Continuing a 15-year trend, the Pembina Hills School Division is down 46 Grade 1-12 students from the previous year, but gained nine Kindergarten and pre-school kids.
Secretary-treasurer Mabel Wang told trustees at their Oct. 23 meeting at the Pibroch Colony School that as of Sept. 30 there are 3,779 K-12 students enrolled in its 11 community schools, two Hutterite colony schools and two Outreach programs.
It should be noted the figure does not include the Vista Virtual School because students can enroll in it throughout the school year.
However, it is worth noting that Vista Virtual served 0,146 students in 2018-2019, which was a slight decrease from the 10,474 served in 2017-2018.
Wang said there are 406 Early Childhood Services (ECS) students in Pembina Hills this year versus 397 last year. ECS includes all 288 Kindergarten students in the division, as well as 118 in pre-school programs.
When asked why ECS students were included in the report, outgoing secretary-treasurer Tracy Meunier noted that the 118 children are all “fundable” students, meaning that they have mild to moderate disabilities or delays and may be targeted with special funding. There are, in fact, more than 118 pre-school children within Pembina Hills, but the typically developing children aren’t counted.
But while ECS enrolment has climbed, Grade 1-12 enrolment has decreased from 3,816 in the 2018-2019 to 3,779 this year.
It is worth noting that the actual enrolments for this year were higher than the projected numbers for 2019-2020. Pembina Hills originally expected 389 ECS students and 3,366 Grade 1-12 students.
Since 1994-1995, enrolment in Pembina Hills has dropped by 1,578 students, or 29.46 per cent.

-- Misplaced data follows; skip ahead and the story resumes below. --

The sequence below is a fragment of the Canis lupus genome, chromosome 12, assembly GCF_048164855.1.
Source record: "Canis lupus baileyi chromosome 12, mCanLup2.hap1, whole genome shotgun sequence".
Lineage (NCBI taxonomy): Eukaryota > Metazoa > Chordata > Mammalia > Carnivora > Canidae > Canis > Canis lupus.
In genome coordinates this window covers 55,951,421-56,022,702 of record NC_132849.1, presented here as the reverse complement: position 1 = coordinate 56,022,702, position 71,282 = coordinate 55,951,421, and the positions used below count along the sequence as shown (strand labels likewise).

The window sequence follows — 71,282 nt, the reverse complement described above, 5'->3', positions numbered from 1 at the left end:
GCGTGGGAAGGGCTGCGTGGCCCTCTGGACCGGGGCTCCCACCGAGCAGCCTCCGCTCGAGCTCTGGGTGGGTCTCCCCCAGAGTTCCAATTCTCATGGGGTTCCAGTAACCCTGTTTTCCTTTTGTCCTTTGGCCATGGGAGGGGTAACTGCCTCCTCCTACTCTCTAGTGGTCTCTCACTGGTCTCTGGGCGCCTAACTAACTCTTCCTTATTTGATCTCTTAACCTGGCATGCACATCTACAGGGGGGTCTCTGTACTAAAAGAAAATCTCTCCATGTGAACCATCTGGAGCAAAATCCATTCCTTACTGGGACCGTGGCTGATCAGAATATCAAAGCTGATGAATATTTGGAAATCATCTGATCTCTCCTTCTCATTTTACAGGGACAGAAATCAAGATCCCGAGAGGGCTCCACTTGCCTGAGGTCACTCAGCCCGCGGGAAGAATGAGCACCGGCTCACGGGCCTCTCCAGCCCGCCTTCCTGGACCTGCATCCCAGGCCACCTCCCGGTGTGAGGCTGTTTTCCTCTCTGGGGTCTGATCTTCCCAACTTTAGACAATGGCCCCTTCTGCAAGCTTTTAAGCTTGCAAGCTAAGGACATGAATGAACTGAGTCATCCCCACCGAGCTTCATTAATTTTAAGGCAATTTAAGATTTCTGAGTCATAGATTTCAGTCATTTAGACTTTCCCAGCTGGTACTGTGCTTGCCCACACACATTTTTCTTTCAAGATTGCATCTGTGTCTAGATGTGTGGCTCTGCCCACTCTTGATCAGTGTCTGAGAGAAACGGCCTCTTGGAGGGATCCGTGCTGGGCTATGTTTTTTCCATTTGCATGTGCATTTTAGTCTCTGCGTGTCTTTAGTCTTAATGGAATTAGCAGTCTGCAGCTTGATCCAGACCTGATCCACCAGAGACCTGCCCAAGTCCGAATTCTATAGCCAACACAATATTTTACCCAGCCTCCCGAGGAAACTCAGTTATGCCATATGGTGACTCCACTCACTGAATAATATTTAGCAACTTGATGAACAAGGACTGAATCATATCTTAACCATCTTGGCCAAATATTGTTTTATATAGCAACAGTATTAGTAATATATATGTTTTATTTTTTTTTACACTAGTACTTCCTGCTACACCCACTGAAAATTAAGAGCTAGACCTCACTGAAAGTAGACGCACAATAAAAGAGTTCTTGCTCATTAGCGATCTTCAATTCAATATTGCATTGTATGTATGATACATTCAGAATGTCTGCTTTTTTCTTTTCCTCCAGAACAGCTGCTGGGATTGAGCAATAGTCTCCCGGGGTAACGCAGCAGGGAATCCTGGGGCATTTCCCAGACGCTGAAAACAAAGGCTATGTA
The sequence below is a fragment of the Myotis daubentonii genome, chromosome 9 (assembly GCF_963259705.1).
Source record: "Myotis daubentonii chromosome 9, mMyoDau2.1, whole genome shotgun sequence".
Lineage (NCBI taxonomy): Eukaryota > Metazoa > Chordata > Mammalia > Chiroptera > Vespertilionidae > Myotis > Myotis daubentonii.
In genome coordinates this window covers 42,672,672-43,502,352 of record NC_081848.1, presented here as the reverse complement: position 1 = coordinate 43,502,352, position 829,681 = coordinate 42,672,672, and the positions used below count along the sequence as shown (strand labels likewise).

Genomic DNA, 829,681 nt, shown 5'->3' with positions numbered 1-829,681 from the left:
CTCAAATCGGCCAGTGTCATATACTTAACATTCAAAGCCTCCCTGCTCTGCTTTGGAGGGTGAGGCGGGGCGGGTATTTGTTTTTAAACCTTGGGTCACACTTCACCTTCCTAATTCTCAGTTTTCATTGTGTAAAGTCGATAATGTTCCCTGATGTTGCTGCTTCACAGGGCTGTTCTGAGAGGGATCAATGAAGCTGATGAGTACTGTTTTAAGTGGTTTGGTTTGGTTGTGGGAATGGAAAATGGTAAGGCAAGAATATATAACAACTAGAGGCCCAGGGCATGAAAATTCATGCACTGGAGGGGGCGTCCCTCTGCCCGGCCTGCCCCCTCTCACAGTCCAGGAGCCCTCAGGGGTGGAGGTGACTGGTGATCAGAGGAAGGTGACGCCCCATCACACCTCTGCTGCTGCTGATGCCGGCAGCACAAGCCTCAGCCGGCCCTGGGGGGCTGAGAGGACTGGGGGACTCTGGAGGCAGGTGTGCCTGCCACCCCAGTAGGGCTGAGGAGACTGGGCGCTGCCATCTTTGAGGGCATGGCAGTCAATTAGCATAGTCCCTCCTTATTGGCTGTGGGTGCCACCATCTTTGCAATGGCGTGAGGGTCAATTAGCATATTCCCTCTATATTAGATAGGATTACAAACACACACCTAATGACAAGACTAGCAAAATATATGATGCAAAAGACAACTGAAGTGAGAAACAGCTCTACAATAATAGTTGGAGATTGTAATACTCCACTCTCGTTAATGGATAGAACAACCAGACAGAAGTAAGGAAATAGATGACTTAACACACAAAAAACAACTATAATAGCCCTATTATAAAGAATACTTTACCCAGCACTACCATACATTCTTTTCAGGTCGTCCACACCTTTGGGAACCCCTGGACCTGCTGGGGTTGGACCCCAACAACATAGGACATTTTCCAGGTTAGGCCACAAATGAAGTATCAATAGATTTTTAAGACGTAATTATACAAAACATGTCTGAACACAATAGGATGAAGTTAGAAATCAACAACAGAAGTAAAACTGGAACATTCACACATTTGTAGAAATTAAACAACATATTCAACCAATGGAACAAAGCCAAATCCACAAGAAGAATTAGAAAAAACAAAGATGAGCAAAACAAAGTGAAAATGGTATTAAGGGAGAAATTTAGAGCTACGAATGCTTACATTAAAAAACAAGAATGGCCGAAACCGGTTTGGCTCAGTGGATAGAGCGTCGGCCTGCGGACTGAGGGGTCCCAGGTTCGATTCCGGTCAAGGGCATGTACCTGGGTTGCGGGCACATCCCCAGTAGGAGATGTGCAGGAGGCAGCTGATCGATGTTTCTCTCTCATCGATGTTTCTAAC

Some schools experienced growth while others fell. After reaching an 18-year low in 2018-2019, Westlock Elementary School’s enrolment appears to have stabilized, Wang noted.
While the ECS population decreased by eight, there was an increase of 10 Grade 1-6 students for a net gain of two for a current K-6 enrolment of 487.
R.F. Staples School saw its enrolment drop by 36, which is roughly equivalent to five per cent. It was noted in the report that R.F. Staples is currently being affected by a decrease in enrolment that started in WES — R.F.’s junior high enrolment of 252 is the lowest it’s been in nine years.
Busby School saw its ECS numbers increase by 11, which more than made up a four-student Grade 1-6 decrease. The school’s total enrolment now stands at 117.
Eleanor Hall School lost five students, including three ECS students. The population is now at 258 K-9 students.
Pembina North Community School also had a rough year, losing a total of 16 students from 2018-2019. While the ECS population went up by two, the Grade 1-9 population decreased by 18, leaving the total enrolment at 204.
Board chair Jennifer Tuininga asked if the division should be doing more in terms of examining why parents opted to move their children from one school to the next ahead of when they were supposed to.
She noted she had heard that a bunch of students had suddenly moved from PNCS to R.F. Staples ahead of their Grade 9 graduation.
“Sometimes I wonder … are we doing enough to find out why people move?” she asked.
Supt. Dave Garbutt said that was being worked on right now by assistant Supt. of education services Mark Thiesen.
“Right now, we haven’t done a great job of collecting that data,” he said.
Garbutt noted that principals usually handle exit interviews when a parent moves their child out of a school.
Trustee Wendy Scinski pointed out a potential flaw in that strategy: what if the principal is the reason a student is leaving?
Garbutt acknowledged her point, but said principals also do entrance interviews. Hopefully, parents would choose to be more honest with an incoming principal than the outgoing one, he said.
Scinski also pointed out a potential issue if the student chose to move to St. Mary School, which is not part of Pembina Hills.
Garbutt said they could still follow up with kids who moved to St. Mary. However, he argued that as important as it is to follow up with students who are moving, you also need the right people talking to those kids.
“You send the wrong person, you’re going to lose them,” he said.